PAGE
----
Studio: Scream Factory
Director: Charles B. Pierce
Writer: Earl E. Smith
Producer: Charles B. Pierce
Stars: Ben Johnson, Andrew Prine, Jimmy Clem, Jim Citty, Charles B. Pierce, Robert Aquino, Cindy Butler, Christine Ellsworth, Dawn Wells, Bud Davis
A hooded serial murderer known as “The Phantom Killer” stalks the small town of Texarkana in 1946.
“The Town That Dreaded Sundown” is what “Zodiac” would have been like if instead of David Fincher, it was directed by the man who made “The Legend of Boggy Creek.” Having already collaborated on that 1972 creature feature about the legendary Fouke Monster, director Charles B. Pierce and screenwriter Earl E. Smith reteamed for the 1976 pseudo-slasher about the unsolved case of The Phantom Killer, and cemented their reputation as the Jan Harold Brunvand of Texarkana folklore.
What the duo hit upon with the first “Boggy Creek” film (review here) was an odd duck blueprint for merging real-life mystery and fantasized fiction into a campy combination of docudrama and horror. That strange polygamist marriage validated by an unexpected box office windfall, Pierce and Smith returned to the well with an even grander design on a melting pot mix of fact, fiction, carnage, comedy, and indescribable aesthetics that can only be categorized as: “The Town That Dreaded Sundown.”
When an unidentified madman who came to be known as “The Phantom Killer” went on a serial killing spree targeting couples in 1946, the border-straddling town of Texarkana went into full panic mode. Dusk’s nightly arrival brought with it locked doors, handguns at the hip, and one-eyed naps. Lovers Lanes turned into ghost towns, law enforcement littered the landscape, and the killer kept true to his name by ultimately vanishing like a ghost, leaving scratched scalps and slumped shoulders in his wake. “The Town That Dreaded Sundown” purports to be a dramatized account of The Phantom Killer and his “Moonlight Murders,” with only the names changed “to protect the innocent,” of course. Well, sort of, anyway.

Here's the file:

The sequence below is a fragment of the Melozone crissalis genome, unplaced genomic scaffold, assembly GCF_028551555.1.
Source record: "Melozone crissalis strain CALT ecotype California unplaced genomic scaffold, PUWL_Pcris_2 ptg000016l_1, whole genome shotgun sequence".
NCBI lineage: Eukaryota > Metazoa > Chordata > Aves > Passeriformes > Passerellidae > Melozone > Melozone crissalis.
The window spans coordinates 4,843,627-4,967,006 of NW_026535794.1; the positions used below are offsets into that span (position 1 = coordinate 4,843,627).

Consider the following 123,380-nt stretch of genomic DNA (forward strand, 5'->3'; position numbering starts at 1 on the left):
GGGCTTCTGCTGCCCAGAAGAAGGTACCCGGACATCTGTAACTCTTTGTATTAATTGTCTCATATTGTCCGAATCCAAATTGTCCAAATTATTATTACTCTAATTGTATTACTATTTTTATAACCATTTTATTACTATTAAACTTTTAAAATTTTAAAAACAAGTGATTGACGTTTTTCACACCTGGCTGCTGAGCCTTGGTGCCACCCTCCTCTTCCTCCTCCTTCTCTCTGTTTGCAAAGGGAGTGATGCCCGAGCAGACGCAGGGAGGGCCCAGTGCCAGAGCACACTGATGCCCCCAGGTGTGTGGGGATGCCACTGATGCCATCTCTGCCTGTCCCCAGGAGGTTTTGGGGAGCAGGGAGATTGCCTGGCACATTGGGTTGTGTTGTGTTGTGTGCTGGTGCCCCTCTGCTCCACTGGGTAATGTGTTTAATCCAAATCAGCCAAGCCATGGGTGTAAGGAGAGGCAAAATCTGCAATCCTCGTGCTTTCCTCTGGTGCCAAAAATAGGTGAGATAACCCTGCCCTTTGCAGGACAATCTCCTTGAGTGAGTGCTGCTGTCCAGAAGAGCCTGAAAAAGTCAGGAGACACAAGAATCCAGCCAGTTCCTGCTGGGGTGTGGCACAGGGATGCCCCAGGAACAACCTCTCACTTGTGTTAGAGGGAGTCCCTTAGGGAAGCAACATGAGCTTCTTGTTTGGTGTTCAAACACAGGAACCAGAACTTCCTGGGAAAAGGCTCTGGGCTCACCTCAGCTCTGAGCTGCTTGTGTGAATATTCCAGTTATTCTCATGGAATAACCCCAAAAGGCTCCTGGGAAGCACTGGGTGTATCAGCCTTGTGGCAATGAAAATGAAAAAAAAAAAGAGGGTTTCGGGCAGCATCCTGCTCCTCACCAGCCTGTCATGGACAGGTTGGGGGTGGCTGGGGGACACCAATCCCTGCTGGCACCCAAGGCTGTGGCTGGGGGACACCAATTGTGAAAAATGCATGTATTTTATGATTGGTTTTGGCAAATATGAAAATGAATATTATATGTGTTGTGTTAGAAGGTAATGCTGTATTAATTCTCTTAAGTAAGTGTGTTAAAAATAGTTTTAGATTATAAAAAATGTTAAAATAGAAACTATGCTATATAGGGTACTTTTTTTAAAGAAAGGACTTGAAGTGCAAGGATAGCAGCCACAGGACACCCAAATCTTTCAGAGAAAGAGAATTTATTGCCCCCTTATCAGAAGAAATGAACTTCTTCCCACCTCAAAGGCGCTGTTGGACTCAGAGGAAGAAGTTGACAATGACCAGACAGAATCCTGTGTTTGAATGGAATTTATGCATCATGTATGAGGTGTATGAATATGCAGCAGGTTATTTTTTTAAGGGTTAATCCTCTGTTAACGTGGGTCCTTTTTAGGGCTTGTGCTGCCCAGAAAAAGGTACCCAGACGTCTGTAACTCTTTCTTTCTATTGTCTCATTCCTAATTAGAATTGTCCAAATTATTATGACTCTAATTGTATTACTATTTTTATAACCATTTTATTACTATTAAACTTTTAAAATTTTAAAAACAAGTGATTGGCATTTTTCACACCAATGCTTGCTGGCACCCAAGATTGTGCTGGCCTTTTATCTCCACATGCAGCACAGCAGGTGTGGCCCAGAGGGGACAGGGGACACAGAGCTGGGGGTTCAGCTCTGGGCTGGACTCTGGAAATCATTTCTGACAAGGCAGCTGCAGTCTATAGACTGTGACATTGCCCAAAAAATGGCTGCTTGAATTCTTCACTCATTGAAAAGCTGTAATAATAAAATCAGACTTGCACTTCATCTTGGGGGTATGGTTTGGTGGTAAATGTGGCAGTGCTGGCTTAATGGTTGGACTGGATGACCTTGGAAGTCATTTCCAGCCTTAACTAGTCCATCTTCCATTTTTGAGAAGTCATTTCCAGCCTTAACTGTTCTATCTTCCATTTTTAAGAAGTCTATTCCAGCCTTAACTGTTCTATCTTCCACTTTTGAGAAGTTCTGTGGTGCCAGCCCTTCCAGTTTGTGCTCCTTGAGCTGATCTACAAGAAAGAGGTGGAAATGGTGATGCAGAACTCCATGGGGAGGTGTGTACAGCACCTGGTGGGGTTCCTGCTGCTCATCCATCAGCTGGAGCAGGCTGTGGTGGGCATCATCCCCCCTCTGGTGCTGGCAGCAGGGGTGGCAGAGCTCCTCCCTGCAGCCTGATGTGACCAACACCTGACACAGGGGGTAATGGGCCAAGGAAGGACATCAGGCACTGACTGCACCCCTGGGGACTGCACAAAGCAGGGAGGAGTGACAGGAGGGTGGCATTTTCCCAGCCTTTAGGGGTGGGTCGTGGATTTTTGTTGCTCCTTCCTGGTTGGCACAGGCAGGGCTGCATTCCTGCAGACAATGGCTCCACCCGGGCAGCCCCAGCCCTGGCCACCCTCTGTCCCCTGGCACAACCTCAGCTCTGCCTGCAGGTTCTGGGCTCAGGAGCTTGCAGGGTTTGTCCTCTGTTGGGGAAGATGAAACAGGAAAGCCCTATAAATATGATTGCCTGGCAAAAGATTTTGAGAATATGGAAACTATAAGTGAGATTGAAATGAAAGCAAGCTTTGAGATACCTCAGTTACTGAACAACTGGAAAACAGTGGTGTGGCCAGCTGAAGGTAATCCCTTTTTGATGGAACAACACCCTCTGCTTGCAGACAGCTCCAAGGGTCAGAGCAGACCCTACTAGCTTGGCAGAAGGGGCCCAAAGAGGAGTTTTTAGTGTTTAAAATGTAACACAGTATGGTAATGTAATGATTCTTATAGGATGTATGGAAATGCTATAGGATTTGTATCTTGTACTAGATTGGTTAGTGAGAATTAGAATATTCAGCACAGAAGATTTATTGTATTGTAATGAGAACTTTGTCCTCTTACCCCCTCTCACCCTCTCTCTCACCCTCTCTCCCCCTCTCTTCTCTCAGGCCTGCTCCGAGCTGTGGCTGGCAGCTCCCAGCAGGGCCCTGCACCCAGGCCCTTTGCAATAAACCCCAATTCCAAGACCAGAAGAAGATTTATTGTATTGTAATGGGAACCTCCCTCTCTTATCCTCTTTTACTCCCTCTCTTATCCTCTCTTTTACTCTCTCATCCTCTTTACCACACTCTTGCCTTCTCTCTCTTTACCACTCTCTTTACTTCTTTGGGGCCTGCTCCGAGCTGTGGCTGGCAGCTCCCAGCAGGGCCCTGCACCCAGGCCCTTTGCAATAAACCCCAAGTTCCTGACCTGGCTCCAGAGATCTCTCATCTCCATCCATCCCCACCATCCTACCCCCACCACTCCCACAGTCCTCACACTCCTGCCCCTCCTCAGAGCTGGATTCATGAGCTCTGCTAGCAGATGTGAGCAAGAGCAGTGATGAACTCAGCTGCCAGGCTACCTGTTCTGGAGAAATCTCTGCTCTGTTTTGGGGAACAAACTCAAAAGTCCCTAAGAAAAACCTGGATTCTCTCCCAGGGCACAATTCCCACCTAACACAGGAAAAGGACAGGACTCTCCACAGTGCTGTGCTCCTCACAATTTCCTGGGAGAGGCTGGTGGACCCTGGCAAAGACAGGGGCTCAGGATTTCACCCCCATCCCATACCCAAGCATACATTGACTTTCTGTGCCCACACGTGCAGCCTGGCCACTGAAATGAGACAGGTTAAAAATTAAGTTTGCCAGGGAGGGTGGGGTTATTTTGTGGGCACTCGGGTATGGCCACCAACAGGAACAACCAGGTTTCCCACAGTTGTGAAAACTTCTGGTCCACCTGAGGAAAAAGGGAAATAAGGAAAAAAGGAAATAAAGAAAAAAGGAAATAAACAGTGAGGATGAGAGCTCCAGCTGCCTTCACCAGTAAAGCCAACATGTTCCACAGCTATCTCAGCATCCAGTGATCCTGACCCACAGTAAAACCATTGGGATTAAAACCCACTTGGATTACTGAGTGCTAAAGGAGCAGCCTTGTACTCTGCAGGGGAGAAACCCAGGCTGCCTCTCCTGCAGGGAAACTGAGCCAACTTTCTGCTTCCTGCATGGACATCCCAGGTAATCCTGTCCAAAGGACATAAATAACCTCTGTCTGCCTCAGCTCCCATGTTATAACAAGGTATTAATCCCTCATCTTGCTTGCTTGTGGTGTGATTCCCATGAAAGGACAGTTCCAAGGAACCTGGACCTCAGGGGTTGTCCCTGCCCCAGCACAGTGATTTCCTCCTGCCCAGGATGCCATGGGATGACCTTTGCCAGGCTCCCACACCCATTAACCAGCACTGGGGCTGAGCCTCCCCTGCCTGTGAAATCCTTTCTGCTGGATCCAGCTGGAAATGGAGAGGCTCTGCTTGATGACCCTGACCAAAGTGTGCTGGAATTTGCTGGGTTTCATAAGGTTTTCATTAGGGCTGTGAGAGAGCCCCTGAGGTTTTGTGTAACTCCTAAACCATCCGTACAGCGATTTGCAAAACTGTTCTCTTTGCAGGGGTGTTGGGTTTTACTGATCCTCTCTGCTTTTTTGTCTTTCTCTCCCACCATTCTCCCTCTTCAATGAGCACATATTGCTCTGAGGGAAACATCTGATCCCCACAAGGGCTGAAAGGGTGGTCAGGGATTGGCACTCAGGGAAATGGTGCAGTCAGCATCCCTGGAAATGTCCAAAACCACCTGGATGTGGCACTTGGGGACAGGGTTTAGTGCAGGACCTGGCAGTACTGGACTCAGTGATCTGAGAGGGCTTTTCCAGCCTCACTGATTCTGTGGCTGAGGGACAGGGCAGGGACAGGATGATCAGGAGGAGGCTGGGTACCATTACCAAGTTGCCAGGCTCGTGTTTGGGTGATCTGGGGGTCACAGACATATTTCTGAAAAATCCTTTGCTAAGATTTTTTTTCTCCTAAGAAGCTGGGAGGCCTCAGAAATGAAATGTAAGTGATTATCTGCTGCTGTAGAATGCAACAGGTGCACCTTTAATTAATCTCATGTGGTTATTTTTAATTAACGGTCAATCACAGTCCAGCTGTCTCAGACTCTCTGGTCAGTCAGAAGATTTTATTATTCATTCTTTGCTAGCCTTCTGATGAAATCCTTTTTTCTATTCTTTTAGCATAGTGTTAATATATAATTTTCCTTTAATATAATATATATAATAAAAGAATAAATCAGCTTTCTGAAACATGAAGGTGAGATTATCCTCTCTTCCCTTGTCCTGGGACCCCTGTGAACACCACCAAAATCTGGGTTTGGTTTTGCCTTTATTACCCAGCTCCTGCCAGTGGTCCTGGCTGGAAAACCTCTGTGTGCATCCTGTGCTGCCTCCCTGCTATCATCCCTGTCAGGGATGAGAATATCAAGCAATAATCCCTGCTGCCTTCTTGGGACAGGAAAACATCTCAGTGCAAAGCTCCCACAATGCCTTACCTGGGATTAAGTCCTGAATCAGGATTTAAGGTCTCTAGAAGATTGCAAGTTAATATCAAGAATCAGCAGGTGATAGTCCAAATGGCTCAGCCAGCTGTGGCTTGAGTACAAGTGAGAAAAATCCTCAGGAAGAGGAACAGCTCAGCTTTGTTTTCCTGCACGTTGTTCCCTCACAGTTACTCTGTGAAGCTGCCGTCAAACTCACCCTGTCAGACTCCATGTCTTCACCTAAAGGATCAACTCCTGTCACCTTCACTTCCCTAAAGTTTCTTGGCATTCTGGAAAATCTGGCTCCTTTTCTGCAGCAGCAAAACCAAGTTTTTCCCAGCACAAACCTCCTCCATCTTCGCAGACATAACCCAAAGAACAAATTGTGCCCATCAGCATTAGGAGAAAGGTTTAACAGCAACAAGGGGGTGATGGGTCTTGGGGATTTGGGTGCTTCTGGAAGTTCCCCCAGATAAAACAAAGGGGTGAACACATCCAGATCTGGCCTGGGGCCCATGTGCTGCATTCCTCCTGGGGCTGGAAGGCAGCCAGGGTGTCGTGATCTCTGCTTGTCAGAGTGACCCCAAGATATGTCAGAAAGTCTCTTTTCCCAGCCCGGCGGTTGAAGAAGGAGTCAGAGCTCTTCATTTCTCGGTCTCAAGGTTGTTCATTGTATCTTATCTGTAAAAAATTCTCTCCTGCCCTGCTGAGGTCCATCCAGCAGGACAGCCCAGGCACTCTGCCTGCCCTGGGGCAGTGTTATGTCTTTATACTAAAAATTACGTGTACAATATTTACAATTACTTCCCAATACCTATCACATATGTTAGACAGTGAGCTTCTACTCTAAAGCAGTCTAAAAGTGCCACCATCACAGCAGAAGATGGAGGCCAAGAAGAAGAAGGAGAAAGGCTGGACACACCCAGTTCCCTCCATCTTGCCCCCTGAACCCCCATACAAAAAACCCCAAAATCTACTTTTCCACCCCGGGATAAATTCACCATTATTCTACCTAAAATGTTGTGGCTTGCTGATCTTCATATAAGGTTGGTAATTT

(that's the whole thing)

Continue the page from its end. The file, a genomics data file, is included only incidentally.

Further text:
“The Town That Dreaded Sundown” is a slasher film that doesn’t know it is a slasher film. Since the subgenre had yet to be clearly defined in 1976, Pierce and Smith didn’t have a formula to follow for straight serial killing scares and screaming teenagers, and they certainly didn’t have any responsibility to remain faithful to the facts. If the duo did, they might still have thrown any such recipe out the window in favor of their haphazard approach toward bouncing between gags and goofs before flipping to midnight murders and blood-spattered setpieces. With such a chaotic blend of slapstick, slaughter, police procedural, and true-crime melodrama, a criminal profiler applying psychology to the movie’s mindset would have no choice but to diagnose the film with dissociative identity disorder.
Charles B. Pierce himself features prominently as the film’s primary source of humorous hijinks and yokel yuk-yuks. Taking his Hitchcock to a whole new level, Pierce plays hapless patrolman A.C. “Spark Plug” Benson, a less animated Don Knotts-type prone to crashing cars into swamps and cross-dressing for a stakeout. Despite being a key component of its kitschy charm, the movie’s bizarrely unstable tone is so carelessly schizophrenic that it would not be out of the question if The Phantom Killer popped up in frame to put a plunger over his infamous trombone and accompany Benson’s travails with a Debbie Downer “wanh-wanh.”